There are the so-called “foul poles” on the baseball field, which are known to be higher than the top of the outfield fence, having a narrow screen running along the fair side of the pole. Thus, every time a ball bounces off this screen, it is known to be called as a “home run”. The foul poles are always known to be painted in yellow color. The mentioned foul poles are helpful for simplifying the process of judging in order to find out if a so-called “fly ball” which hits above the fence line is “fair” or it is “foul”, meaning that it is “out of play”. The poles are simply a vertical extension of the “foul lines”, mentioned above. They can be found at the edge of the baseball field with their outer edge of the foul lines and foul poles defining the “foul territory”. Both the poles and the lines are known to be in so-called “fair territory”. It is interesting to know that the “fair territory” is different in a game of football and a game of baseball.

There is also such term as a “regulation mound” on the baseball field, which is simply a mound 5,5 mete in diameter with the center of 18 meters from the rear point of the “home plate”, which is on the line between “second base” and “home plate”. The mound starts to slope downward 15,2 centimeters in front of the pitcher's rubber and the front edge of the “pitcher's plate” of 46 centimeters behind the center of this mound, making the front edge's midpoint 18,44 meters from that rear point of the home plate.

It is well known that the top of the baseball field shouldn’t be higher than 25,4 centimeters above the home plate and a higher mound usually favours the gaining more leverage pitcher and put more downward velocity on the ball involved in the game of baseball. He can always do it by making it more difficult for the batter to strike the ball with the “bat” (a smooth contoured round wooden or, sometimes, metal rod, used for hitting the ball in the game of baseball. The diameter of the bat is smaller at one end (known as the “handle”) to compare to the other (known as “barrel-end”) and the bottom end of the handle is known to be called as the “knob”.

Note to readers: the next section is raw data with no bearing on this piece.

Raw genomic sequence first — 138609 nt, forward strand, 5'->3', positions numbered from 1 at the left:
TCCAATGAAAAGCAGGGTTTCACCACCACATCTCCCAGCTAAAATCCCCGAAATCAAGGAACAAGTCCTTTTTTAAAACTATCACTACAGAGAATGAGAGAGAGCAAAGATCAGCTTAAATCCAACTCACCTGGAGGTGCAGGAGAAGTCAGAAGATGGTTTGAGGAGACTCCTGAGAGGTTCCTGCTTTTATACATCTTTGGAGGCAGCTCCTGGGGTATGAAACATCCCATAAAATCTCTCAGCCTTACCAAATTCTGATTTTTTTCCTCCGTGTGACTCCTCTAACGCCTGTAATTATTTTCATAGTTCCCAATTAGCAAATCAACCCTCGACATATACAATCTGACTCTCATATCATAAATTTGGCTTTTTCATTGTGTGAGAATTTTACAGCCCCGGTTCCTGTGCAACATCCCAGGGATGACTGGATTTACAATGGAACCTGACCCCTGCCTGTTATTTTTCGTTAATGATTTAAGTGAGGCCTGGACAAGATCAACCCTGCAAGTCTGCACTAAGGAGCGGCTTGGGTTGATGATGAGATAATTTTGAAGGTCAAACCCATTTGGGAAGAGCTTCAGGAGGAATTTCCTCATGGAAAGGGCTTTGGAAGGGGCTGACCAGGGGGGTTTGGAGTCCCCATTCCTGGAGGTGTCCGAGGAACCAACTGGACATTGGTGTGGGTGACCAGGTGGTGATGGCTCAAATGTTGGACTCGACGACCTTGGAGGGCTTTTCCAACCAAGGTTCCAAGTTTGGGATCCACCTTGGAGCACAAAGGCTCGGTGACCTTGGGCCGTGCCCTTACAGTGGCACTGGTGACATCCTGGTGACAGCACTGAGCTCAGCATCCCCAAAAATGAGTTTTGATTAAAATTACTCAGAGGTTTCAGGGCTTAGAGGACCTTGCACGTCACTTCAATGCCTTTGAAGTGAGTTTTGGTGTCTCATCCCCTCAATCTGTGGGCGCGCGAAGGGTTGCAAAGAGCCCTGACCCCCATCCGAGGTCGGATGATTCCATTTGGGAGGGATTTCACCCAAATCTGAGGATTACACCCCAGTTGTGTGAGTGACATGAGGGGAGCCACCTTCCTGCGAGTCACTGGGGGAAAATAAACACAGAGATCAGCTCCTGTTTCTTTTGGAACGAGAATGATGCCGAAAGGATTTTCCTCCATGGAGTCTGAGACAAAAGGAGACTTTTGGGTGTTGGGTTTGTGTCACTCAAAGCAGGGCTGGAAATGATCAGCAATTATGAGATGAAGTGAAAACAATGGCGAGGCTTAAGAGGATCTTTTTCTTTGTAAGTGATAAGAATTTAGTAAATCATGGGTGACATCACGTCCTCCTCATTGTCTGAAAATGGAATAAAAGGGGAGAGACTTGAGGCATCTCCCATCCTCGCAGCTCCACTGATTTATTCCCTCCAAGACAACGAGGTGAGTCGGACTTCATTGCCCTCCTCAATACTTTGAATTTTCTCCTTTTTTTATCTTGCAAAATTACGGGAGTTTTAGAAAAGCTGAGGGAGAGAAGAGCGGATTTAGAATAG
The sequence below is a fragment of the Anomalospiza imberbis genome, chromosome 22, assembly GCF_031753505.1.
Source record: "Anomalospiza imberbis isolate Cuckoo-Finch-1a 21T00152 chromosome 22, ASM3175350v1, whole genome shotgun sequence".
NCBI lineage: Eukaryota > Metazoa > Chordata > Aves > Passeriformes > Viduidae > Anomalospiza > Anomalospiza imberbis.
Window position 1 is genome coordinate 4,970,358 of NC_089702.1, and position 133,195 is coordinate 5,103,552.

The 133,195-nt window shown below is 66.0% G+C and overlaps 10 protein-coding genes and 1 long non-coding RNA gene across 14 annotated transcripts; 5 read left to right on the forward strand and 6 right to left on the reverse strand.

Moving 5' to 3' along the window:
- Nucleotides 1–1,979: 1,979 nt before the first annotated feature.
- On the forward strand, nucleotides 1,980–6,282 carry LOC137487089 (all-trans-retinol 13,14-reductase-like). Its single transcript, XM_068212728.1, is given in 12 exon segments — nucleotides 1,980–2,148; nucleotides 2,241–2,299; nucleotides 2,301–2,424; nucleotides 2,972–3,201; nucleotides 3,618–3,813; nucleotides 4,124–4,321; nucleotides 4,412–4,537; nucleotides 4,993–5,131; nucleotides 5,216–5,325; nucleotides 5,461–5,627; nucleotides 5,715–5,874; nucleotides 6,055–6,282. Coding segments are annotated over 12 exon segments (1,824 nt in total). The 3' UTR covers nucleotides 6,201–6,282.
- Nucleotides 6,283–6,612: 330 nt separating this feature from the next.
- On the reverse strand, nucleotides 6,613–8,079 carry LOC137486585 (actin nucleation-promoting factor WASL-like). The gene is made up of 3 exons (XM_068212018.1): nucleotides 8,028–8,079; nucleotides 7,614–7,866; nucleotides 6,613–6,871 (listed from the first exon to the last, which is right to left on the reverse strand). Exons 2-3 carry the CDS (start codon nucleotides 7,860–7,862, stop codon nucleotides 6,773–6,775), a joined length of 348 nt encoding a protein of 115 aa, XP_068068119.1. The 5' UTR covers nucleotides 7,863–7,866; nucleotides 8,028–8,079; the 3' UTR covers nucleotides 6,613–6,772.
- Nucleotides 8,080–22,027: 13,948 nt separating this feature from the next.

A batter is a baseball player who uses the “bat” for striking the ball. His main task is to try to strike this ball in the so-called “sweet spot”, which is the one near the middle of the barrel-end of the bat for managing to “bat the ball”, meaning to hit it with the bat into either fair or foul territory. "Batting around" means "having every player in the line-up for taking a turn at the bat during an inning." Any team with good hitters has a lot of "bats". Thus, the baseball players can get the so-called “bats” in their line-up that they are hard to beat in case they keep on hitting.

Colored Baseball Field Diagram *

Sample 1. Colored Baseball Field Diagram.

The “Baseball solution” from the ConceptDraw STORE application can be useful for all the ConceptDraw DIAGRAM users providing lots of tools (e.g., the pre-made samples of the sport fields) to create any needed colored baseball field diagram.